The Liberty Head $20 Gold Coin in 1867 was the first full year that the motto IN GOD WE TRUST was located on the reverse of the coin. The 1867 Liberty Head $20 Gold Coin wasn’t the first United States coin to contain the famous motto, the connection is with the designer. The coin was designed in 1849 by James B. Longacre, the same individual who designed the 2 Cent coin, which in 1864 was the first to bear the motto IN GOD WE TRUST.
The 1866 $20 Gold Coins weigh 33.44 grams and contain 0.9613 ounces of gold. Additionally, they are 34 millimeters wide, which means their diameter is about midway between the widths of a modern-day half dollar and silver dollar. The double eagle’s heavy weight and large size make them appealing coins to numismatists and bullion investors alike.
If you are talking about a coin that was produced well over a century ago, you will most likely be talking about coins that have been quite heavily circulated. When it comes to the 1867 Liberty Head $20 Gold Coin, the cold, hard reality is that most of these pieces saw plenty of time on the open exchange market. For this reason, collectors are especially skeptical of the condition of these coins before they execute a purchase.
Normally, it is preferred to have coins this old sent away for grading, but that is not an option for everyone. Understanding this, we have provided below an outline of the popular coin grades as they relate to the Liberty Head $20 Gold Coin.
Uncirculated: If you have in your possession an Uncirculated Liberty Head $20 Gold Coin, this means that you are in possession of a coin that spent no time at all in circulation. Thanks to this, the coin’s imagery and texture will have been completely and entirely preserved and free from damage. As you might expect, Uncirculated coins are the most desirable in the eyes of collectors.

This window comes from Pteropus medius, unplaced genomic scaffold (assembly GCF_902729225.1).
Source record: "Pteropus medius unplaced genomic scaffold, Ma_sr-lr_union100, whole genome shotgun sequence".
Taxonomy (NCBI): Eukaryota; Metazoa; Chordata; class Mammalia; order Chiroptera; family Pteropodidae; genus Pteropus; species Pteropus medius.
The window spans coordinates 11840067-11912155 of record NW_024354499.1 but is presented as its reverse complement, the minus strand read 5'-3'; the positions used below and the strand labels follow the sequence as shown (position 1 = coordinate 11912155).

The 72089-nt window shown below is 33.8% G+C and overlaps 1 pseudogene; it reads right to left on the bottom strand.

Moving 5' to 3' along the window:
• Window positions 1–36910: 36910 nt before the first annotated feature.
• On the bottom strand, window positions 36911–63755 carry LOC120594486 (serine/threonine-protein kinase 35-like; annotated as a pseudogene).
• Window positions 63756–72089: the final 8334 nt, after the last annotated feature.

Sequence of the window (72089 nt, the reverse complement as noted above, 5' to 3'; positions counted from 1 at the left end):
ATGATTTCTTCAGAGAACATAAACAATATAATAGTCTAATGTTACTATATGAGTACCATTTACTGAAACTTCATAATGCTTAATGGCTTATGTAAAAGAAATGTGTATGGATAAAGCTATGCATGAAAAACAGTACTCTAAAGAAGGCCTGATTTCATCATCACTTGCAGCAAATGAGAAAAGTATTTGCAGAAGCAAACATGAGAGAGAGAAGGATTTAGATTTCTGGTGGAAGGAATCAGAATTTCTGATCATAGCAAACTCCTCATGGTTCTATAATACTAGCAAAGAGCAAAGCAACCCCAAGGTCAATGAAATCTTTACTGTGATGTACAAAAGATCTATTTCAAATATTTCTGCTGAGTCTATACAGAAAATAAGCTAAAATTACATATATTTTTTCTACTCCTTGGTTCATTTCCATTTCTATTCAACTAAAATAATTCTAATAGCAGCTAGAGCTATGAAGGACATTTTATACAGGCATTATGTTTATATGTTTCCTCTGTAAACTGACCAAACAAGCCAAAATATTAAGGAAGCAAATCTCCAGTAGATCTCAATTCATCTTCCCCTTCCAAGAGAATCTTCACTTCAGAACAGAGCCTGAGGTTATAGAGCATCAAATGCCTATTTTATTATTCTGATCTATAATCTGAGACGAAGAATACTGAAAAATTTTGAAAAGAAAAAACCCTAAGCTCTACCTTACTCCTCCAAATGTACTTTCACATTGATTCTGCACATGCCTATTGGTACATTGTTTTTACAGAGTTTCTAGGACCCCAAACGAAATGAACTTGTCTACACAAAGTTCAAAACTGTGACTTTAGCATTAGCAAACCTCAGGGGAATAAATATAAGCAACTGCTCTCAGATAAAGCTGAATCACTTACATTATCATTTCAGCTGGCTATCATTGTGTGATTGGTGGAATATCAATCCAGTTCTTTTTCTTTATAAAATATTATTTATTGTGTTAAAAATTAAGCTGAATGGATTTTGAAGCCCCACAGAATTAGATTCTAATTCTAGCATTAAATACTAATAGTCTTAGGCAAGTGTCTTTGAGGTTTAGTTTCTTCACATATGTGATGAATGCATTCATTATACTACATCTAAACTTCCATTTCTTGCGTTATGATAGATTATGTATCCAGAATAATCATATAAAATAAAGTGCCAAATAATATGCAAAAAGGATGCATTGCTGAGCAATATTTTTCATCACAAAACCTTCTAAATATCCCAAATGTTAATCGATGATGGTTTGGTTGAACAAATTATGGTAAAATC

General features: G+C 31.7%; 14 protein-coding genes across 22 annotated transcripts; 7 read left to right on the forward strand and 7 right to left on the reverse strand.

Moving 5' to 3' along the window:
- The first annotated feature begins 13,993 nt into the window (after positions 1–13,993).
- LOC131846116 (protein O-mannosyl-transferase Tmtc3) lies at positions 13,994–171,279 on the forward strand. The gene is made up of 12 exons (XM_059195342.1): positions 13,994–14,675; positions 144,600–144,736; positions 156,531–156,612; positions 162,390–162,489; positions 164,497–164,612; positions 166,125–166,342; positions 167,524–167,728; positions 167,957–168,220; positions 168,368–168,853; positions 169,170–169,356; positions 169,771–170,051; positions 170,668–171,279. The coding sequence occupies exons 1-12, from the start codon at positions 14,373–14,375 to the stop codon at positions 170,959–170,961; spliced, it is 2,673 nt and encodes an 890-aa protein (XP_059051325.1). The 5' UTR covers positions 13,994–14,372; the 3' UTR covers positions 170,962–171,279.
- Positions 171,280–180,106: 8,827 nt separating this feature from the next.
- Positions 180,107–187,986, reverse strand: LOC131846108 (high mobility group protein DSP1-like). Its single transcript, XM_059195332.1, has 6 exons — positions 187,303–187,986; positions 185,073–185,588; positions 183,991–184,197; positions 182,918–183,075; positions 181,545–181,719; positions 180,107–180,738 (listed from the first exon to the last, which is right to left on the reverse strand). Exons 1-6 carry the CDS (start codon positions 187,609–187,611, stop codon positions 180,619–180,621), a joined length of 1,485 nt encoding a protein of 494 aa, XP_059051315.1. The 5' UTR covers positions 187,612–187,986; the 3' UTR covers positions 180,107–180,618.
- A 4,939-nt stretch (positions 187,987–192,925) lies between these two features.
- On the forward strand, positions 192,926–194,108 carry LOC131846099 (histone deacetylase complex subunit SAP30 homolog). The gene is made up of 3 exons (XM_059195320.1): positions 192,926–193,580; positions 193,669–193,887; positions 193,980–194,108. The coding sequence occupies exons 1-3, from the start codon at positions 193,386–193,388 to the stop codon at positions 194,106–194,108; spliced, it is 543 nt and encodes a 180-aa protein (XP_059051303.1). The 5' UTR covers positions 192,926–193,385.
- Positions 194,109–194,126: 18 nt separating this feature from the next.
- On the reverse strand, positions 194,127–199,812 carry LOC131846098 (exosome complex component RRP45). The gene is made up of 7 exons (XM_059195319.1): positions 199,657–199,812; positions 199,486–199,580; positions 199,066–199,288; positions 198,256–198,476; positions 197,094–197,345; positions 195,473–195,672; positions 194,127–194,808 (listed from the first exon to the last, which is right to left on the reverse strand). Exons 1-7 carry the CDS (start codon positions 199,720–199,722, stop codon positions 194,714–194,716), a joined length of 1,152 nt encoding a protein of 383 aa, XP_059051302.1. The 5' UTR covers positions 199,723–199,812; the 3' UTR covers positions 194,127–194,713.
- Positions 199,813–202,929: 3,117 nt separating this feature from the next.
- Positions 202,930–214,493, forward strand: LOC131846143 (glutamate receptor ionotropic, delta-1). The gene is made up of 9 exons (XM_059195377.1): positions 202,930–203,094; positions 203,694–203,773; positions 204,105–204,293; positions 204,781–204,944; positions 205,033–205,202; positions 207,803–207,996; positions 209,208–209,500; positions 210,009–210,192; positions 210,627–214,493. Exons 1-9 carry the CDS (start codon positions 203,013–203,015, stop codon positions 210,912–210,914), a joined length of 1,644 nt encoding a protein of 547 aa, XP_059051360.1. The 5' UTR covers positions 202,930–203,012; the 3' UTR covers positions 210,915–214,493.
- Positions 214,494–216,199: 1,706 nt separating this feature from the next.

Extremely Fine: If a coin receives an Extremely Fine grade, this means that the piece in question has only been circulated for a very short period of time. These coins will appear to be pristine at first, but if you look closely at the coin, you will be able to notice some light but consistent scratching. Apart from that, however, these coins will be in very good condition.
Fine: A coin receiving this grade will be one that spent an extended period of time in circulation but did not incur an exorbitant amount of damage during that time. The surfaces of these coins will have been smoothed to some extent thanks to the changing of hands, but all imagery and inscriptions will still be able to be made out.
Good: This is the lowest grade a coin can receive and is typically indicative of a coin that spent its entire life in circulation and was just recently taken out. Thanks to their extended stay in circulation, these coins will have incurred a lot of damage, some of which may have compromised the imagery/inscriptions on the coin’s faces.
Determining a price for the Liberty Head $20 Gold Coin is not such a difficult task so long as you take two factors into consideration. First, because there were multiple types of these coins minted every year, the exact type you own and its related scarcity will undoubtedly play into the coin’s asking price. Secondly, the coin’s condition will play a direct role in laying out how much you might be asked to pay. Below is a chart aimed at giving you a better idea of what you can expect to pay for a Liberty Head $20 Gold Coin given its type and condition.
Liberty Head $20 Gold Coin
|1867 Liberty Head $20 Gold Coin||N/A||N/A||$1,725||$1,850|
|1867 Liberty Head $20 Gold Coin (S)||N/A||N/A||$1,725||$2,250||Source: Red Book|